And it is likewise agreed, that all such Persons who may be in confinement in any Parts under the Dominion of his Britannic Majesty for and by Reason of the Part which they may have taken in the late War, shall at the same time be also immediately set at Liberty.
The Prisoners made respectively by the Arms of his Britannick Majesty, and those of the United States of America, both by Land and Sea, shall be immediately set at Liberty, without Ransom, on paying the Debts they may have contracted during their Captivity: And each contracting Party shall respectively reimburse the Sums which shall have been advanced for the Subsistence and Maintenance of their Prisoners, by the Sovereign of the Country, where they shall have been detained, according to the Receipts and attested Accounts and other authentic Titles, which shall be produced on each Side.
1783. April 30. Wednesday.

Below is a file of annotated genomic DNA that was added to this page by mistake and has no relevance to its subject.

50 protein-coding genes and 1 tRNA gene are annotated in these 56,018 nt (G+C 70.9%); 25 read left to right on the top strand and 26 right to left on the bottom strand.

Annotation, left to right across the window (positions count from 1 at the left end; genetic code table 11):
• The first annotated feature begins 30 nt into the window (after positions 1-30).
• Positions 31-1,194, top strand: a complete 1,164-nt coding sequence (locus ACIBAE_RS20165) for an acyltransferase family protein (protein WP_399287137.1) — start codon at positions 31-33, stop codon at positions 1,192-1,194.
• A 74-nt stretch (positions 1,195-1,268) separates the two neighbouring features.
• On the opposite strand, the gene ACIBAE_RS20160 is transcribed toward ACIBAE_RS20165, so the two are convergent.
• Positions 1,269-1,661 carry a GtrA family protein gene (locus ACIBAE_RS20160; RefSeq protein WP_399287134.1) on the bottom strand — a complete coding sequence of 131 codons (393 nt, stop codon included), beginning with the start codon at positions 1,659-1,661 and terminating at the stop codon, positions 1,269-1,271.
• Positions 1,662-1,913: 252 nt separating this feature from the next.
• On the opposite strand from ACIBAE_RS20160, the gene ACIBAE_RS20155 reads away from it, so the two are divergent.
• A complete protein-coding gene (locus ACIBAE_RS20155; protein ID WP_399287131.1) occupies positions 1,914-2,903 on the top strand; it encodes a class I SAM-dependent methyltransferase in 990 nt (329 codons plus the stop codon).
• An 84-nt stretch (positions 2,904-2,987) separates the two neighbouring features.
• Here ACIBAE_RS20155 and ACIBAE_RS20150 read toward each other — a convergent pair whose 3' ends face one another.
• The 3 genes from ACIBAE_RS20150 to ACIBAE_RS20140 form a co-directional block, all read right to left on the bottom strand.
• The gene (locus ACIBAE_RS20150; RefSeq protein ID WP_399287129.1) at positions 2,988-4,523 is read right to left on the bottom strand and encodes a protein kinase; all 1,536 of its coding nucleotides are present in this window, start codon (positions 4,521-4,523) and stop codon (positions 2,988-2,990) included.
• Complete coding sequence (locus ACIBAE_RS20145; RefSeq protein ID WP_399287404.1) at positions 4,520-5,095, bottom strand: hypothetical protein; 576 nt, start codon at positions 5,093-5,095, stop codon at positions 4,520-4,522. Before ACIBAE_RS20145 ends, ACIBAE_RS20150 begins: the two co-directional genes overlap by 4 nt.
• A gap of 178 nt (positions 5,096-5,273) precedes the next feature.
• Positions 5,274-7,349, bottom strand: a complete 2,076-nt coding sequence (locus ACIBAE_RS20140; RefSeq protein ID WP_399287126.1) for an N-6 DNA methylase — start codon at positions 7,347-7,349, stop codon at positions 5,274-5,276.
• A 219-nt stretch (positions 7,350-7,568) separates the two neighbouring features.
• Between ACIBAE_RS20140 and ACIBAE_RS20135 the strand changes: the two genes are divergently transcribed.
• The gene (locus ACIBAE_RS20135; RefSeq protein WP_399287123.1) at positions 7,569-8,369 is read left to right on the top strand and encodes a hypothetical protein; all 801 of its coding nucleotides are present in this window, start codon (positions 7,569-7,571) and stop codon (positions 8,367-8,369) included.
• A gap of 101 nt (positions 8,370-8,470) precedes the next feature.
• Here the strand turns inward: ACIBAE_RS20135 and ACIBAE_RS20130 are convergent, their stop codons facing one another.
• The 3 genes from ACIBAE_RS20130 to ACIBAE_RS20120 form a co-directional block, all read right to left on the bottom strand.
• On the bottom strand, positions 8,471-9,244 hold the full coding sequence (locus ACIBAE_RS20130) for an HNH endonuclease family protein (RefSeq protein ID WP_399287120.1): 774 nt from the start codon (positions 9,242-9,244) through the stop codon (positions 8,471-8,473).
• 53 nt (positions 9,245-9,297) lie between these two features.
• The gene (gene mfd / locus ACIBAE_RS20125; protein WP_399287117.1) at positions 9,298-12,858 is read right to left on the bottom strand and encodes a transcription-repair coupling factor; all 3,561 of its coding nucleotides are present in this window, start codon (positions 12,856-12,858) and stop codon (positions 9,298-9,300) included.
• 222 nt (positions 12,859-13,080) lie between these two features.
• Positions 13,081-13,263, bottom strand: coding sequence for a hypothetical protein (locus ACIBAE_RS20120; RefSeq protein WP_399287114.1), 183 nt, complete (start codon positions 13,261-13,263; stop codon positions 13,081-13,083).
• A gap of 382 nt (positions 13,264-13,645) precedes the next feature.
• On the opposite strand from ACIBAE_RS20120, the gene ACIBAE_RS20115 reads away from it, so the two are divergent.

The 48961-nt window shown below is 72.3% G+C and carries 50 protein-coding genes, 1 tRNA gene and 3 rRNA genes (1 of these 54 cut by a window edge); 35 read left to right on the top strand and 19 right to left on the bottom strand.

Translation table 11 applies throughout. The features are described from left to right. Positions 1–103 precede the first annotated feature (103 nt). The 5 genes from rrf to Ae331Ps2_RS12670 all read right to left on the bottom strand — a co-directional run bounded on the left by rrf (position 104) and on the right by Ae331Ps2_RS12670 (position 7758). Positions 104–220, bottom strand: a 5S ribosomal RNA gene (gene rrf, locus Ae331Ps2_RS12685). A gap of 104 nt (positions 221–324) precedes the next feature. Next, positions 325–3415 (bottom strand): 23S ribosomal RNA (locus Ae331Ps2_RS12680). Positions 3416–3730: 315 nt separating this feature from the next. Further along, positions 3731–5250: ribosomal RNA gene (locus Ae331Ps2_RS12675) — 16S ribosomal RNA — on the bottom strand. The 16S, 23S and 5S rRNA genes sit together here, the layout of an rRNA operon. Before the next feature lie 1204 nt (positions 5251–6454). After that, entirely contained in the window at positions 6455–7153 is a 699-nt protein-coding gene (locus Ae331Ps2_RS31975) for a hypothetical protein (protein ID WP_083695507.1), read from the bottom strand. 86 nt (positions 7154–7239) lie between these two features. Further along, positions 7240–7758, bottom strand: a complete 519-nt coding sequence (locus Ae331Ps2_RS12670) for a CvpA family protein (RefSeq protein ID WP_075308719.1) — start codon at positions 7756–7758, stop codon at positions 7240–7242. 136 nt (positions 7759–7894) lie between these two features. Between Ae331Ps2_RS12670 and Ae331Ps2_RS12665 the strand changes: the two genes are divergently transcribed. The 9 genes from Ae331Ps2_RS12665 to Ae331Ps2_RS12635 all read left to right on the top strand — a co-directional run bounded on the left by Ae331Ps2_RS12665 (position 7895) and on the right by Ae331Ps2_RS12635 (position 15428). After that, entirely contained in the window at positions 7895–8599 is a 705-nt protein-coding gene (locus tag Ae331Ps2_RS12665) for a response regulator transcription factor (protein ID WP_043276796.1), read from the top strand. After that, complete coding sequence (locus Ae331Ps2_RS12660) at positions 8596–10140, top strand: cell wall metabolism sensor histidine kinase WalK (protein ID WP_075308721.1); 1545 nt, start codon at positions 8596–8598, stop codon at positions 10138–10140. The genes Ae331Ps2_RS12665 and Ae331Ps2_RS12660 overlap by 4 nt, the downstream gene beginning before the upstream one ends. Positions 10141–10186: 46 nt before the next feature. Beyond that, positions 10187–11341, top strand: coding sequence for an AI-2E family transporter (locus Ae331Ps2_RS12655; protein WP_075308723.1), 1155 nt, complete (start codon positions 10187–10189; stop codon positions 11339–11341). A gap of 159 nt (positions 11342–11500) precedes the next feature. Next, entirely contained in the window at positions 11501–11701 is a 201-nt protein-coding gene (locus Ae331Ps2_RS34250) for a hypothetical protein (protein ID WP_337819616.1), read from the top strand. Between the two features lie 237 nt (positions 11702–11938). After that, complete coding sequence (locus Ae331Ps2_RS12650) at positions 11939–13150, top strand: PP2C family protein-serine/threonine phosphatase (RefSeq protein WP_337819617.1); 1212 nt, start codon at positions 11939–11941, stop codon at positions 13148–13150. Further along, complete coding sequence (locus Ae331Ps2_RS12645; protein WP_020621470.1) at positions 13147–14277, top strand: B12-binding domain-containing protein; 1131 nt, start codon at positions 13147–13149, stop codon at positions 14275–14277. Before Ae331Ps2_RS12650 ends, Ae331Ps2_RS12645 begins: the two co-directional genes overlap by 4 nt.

Mr. Hartley did me the Honour of a Visit to assure me, as he said of the Satisfaction he had in reflecting, upon what passed Yesterday, and upon what We had agreed upon. He thought it was exactly as it should be. I was glad to hear of his Satisfaction and expressed my own. I told him that I was so vinced, that Great Britain and America would soon feel the Necessity and Convenience of a right Plan of Commerce that I was not anxious about it. That it was simply from a pure regard to Great Britain, and to give them an opportunity of alluring to themselves as much of our Commerce, as in the present State of Things would be possible, that I should give myself any Trouble about it. That I had never had but one Principle and one System, concerning this Subject, before, during or since the War, and that had generally been the System of Congress viz. That it was not our Interest to hurt Great Britain any further than was necessary to support our Independence and our Alliances. That the French Court had sometimes endeavoured to warp us from this System, in some degrees and particulars, that they had sometimes succeeded with some American Ministers and Agents, Mr. Deane particularly, and I must add that Dr. Franklin had not adhered to it at all times with so much Firmness as I could have wished, and indeed Congress itself from the Fluctuation of its Members, or some other Cause had sometimes appeared to loose Sight of it. That I had constantly endeavoured to adhere to it, but this Inflexibility had been called Stubbornness, Obstinacy, Vanity &c. and had expossed me to many Attacks, and disagreable Circumstances. That it had been to damp the Ardour of returning Friendship as I supposed, which had induced the French Minister, to use his Influence to get the Commission to make a Treaty of Commerce with Great Britain, revoked without appointing another. That I did not care a Farthing for a Commission to Great Britain, and wished that the one to me had never existed, but that I was very sorry it was revoked without appointing another. That the Policy of this Court he might well think would be, to lay every stumbling Block between G. Britain and America. They Wished to deprive Us of the Fisheries and Western Lands for this Reason. They espoused the Cause of the Tories for this Reason.